OBAMA: First of all, Israel is a true friend. It is our greatest ally in the region. And if Israel is attacked, America will stand with Israel. I've made that clear throughout my presidency. And...
SCHIEFFER: So you're -- you're saying we've already made that declaration.
OBAMA: I will stand with Israel if they are attacked. And this is the reason why, working with Israel, we have created the strongest military and intelligence cooperation between our two countries in history.
In fact, this week we'll be carrying out the largest military exercise with Israel in history, this very week. But to the issue of Iran, as long as I'm president of the United States Iran will not get a nuclear weapon. I made that clear when I came into office.
OBAMA: We then organized the strongest coalition and the strongest sanctions against Iran in history, and it is crippling their economy. Their currency has dropped 80 percent. Their oil production has plunged to the lowest level since they were fighting a war with Iraq 20 years ago. So their economy is in a shambles.
And the reason we did this is because a nuclear Iran is a threat to our national security, and it is a threat to Israel's national security. We cannot afford to have a nuclear arms race in the most volatile region of the world.
Iran is a state sponsor of terrorism. And for them to be able to provide nuclear technology to non-state actors, that's unacceptable. And they have said that they want to see Israel wiped off the map.
So the work that we've done with respect to sanctions now offers Iran a choice. They can take the diplomatic route and end their nuclear program or they will have to face a united world and a United States president, me, who said we're not going to take any options off the table.
The disagreement I have with Governor Romney is that, during the course of this campaign, he's often talked as if we should take premature military action. I think that would be a mistake, because when I've sent young men and women into harm's way, I always understand that that is the last resort, not the first resort....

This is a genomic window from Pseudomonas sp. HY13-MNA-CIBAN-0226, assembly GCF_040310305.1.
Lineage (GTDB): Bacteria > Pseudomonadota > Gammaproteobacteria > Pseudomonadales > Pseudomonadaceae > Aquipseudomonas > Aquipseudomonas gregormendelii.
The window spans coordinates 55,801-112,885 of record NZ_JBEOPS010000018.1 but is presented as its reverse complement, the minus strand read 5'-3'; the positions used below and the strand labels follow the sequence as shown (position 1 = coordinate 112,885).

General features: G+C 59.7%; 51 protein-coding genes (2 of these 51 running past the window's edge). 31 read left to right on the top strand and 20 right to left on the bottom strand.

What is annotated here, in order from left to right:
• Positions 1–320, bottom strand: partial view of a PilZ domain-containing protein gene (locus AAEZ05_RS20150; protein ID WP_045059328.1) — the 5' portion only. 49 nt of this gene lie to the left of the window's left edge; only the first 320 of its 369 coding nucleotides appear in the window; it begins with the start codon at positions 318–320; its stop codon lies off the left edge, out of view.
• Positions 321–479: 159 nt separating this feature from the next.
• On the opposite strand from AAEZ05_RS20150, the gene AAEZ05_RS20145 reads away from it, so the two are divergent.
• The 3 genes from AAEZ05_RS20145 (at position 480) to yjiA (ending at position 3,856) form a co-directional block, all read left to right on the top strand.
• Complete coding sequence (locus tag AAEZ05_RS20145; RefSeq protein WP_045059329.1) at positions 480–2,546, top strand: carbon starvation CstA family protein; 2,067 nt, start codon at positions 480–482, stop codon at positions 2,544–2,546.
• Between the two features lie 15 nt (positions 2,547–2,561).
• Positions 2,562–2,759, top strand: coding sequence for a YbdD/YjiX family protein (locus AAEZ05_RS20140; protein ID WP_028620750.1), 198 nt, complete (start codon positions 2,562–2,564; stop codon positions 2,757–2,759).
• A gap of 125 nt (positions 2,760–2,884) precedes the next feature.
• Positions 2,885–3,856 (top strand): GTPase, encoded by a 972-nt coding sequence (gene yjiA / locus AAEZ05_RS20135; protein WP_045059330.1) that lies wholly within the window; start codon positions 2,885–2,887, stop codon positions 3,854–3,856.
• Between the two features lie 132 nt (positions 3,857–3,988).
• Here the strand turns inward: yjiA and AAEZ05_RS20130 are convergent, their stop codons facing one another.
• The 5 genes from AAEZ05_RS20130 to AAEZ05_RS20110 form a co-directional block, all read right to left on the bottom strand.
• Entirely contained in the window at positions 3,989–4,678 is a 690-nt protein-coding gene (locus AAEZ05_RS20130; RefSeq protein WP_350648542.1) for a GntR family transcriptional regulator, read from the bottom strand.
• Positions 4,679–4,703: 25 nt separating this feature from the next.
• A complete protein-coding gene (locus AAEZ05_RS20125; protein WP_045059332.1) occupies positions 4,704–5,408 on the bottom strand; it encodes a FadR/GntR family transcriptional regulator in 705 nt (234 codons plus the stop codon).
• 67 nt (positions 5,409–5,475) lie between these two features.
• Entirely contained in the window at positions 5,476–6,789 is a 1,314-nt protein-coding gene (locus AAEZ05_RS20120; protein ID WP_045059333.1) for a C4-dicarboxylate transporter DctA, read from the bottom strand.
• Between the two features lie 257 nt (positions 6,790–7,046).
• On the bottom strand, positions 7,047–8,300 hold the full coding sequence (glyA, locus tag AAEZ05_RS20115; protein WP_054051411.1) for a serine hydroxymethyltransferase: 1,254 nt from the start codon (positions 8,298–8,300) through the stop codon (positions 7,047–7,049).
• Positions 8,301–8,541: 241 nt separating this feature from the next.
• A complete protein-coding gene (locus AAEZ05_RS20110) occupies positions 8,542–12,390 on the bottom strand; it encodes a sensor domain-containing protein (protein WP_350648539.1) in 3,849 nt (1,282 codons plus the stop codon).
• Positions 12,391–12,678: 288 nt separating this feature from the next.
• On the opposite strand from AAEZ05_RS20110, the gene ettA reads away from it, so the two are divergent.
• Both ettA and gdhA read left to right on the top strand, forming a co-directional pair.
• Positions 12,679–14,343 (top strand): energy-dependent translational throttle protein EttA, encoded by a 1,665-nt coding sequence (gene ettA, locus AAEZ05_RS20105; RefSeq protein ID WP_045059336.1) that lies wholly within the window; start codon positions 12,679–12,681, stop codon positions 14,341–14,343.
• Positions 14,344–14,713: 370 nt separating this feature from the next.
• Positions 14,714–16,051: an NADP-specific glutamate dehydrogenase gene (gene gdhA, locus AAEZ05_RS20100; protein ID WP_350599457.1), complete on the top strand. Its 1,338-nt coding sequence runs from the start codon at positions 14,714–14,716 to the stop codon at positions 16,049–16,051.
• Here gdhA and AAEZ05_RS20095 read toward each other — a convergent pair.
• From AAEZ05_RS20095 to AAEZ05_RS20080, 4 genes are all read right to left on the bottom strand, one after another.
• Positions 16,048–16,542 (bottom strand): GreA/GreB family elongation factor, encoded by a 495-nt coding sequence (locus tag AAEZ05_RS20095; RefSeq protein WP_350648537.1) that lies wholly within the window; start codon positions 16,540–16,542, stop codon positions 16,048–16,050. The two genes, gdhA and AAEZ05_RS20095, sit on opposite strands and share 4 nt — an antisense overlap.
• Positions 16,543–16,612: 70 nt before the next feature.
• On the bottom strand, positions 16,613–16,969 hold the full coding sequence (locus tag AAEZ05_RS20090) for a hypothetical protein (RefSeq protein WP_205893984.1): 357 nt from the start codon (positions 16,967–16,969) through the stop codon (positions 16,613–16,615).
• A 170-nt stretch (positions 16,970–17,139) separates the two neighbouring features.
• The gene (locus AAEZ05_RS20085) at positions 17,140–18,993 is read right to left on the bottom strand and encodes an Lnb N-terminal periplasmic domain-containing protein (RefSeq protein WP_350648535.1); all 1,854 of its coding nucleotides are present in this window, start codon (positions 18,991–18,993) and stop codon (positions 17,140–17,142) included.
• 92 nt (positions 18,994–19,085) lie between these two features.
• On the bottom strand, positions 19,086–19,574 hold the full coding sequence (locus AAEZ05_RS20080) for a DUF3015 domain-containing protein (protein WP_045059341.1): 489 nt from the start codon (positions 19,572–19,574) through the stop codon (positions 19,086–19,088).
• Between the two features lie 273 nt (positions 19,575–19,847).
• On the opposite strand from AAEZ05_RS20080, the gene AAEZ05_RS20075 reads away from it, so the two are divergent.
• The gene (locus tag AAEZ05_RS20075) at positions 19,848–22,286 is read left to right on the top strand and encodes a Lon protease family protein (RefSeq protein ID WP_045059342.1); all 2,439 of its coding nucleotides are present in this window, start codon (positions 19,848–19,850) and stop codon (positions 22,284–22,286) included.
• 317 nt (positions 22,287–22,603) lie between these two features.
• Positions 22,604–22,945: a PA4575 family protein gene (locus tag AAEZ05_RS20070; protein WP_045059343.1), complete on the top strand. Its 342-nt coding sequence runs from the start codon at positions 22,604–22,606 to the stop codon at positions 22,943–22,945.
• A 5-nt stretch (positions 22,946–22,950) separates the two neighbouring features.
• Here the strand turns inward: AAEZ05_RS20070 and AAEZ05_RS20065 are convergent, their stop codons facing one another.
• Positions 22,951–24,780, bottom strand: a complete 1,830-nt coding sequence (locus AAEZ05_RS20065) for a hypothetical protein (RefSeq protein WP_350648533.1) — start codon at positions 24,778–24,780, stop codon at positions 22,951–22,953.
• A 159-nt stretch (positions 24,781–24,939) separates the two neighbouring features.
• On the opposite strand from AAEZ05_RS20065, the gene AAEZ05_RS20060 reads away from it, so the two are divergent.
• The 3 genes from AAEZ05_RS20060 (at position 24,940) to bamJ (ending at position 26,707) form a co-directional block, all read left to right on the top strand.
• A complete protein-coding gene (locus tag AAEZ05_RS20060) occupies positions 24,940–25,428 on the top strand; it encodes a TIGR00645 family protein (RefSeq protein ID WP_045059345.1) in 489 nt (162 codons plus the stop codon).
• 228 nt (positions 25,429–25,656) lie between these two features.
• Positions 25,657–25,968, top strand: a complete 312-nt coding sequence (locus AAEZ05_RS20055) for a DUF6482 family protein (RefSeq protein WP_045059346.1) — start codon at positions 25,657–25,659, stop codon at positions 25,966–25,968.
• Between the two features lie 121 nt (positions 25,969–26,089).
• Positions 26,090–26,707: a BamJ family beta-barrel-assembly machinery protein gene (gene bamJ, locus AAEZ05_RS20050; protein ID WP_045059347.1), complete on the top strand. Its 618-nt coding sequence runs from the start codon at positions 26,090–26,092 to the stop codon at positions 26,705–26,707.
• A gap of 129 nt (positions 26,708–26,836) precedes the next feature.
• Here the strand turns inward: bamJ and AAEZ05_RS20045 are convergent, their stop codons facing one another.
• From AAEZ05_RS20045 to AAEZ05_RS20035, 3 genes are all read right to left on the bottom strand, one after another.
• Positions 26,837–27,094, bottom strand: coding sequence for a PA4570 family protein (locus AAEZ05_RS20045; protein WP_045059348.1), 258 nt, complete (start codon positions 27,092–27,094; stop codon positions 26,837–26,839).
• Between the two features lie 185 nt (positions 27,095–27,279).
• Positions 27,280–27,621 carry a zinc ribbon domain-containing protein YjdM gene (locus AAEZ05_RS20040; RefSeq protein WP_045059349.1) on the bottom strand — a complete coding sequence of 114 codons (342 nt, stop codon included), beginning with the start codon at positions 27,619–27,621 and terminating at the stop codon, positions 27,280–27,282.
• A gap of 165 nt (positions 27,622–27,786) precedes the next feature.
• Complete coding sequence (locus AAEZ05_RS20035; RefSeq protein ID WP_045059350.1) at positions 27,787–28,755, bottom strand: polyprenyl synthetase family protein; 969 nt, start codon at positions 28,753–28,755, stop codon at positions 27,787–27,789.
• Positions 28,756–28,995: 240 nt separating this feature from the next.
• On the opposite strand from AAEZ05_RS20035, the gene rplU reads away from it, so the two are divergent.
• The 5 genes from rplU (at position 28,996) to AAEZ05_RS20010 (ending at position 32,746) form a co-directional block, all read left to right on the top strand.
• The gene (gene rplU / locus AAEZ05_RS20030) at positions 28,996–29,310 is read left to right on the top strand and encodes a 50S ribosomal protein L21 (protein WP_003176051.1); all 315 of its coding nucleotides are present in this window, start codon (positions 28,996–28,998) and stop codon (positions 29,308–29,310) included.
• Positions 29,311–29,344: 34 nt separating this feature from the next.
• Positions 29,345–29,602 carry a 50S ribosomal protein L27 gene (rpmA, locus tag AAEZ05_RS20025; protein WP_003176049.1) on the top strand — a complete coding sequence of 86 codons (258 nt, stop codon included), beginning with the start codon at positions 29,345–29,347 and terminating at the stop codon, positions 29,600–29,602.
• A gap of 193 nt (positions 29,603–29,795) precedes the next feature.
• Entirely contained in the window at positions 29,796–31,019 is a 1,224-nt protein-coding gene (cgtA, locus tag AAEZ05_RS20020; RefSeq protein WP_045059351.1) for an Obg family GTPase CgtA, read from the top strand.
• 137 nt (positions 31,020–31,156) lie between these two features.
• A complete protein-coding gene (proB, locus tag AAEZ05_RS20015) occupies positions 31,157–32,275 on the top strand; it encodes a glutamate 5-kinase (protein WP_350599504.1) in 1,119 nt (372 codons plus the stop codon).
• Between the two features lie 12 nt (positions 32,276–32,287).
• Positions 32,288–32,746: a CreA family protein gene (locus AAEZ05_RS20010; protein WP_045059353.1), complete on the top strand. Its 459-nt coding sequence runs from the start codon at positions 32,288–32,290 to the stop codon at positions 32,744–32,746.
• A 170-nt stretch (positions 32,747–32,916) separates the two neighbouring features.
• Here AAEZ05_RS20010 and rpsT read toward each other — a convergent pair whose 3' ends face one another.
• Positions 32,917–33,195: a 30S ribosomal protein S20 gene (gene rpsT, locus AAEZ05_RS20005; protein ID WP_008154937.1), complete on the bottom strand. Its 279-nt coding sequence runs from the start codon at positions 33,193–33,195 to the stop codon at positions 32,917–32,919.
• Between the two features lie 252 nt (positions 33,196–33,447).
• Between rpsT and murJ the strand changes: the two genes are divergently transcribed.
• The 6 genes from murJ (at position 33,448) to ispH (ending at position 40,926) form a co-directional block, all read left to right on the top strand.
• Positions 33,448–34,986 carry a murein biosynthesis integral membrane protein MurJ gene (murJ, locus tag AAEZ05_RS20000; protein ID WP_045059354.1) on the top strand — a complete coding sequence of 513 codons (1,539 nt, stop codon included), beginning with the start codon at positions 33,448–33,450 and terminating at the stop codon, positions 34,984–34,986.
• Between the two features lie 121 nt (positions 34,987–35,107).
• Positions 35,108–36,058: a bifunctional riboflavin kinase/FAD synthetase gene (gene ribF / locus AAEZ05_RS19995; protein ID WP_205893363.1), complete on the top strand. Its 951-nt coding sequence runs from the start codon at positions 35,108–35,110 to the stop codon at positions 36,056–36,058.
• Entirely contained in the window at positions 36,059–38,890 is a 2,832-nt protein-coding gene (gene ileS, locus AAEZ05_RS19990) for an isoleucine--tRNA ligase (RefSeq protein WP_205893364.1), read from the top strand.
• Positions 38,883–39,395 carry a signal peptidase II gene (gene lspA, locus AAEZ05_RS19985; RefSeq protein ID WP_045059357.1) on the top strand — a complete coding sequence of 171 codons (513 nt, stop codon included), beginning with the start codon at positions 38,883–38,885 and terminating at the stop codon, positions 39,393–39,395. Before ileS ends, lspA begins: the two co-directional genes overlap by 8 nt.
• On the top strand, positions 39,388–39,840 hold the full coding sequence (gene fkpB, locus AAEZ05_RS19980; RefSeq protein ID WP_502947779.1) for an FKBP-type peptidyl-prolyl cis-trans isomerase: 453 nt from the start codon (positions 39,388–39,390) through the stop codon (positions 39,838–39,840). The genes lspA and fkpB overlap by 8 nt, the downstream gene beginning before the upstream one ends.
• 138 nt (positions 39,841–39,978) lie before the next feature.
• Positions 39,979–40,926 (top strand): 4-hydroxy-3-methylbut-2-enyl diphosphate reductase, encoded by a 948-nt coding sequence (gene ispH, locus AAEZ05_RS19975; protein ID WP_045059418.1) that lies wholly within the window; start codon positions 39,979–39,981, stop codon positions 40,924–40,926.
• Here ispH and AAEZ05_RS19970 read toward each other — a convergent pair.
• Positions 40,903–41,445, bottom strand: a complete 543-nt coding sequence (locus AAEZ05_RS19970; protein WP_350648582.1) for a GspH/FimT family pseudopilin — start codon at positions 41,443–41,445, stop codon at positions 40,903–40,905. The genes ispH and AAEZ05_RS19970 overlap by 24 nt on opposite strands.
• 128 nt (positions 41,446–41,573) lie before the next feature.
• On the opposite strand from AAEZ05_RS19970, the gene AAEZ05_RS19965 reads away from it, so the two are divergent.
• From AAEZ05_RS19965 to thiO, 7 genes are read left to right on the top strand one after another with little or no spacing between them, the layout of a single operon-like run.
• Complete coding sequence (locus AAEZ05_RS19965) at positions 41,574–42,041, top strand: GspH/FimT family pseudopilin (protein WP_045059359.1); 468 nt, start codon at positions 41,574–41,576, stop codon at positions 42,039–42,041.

SCHIEFFER: Let me ask both of you, there -- as you know, there are reports that Iran and the United States a part of an international group, have agreed in principle to talks about Iran's nuclear program. What is the deal, if there are such talks? What is the deal that you would accept, Mr. President?
OBAMA: Well, first of all those are reports in the newspaper. They are not true. But our goal is to get Iran to recognize it needs to give up its nuclear program and abide by the U.N. resolutions that have been in place. Because they have the opportunity to reenter the community of nations, and we would welcome that.
There -- there are people in Iran who have the same aspirations as people all around the world for a better life. And we hope that their leadership takes the right decision, but the deal we'll accept is they end their nuclear program. It's very straightforward. And I'm glad that Governor Romney agrees with the steps that we're taking. You know, there have been times, Governor, frankly, during the course of this campaign, where it sounded like you thought that you'd do the same things we did, but you'd say them louder and somehow that -- that would make a difference.
And it turns out that the work involved in setting up these crippling sanctions is painstaking. It's meticulous. We started from the day we got into office. And the reason is was so important -- and this is a testament to how we've restored American credibility and strength around the world -- is we had to make sure that all the countries participated, even countries like Russia and China. Because if it's just us that are imposing sanctions -- we've had sanctions in place a long time. It's because we got everybody to agree that Iran is seeing so much pressure. And we've got to maintain that pressure.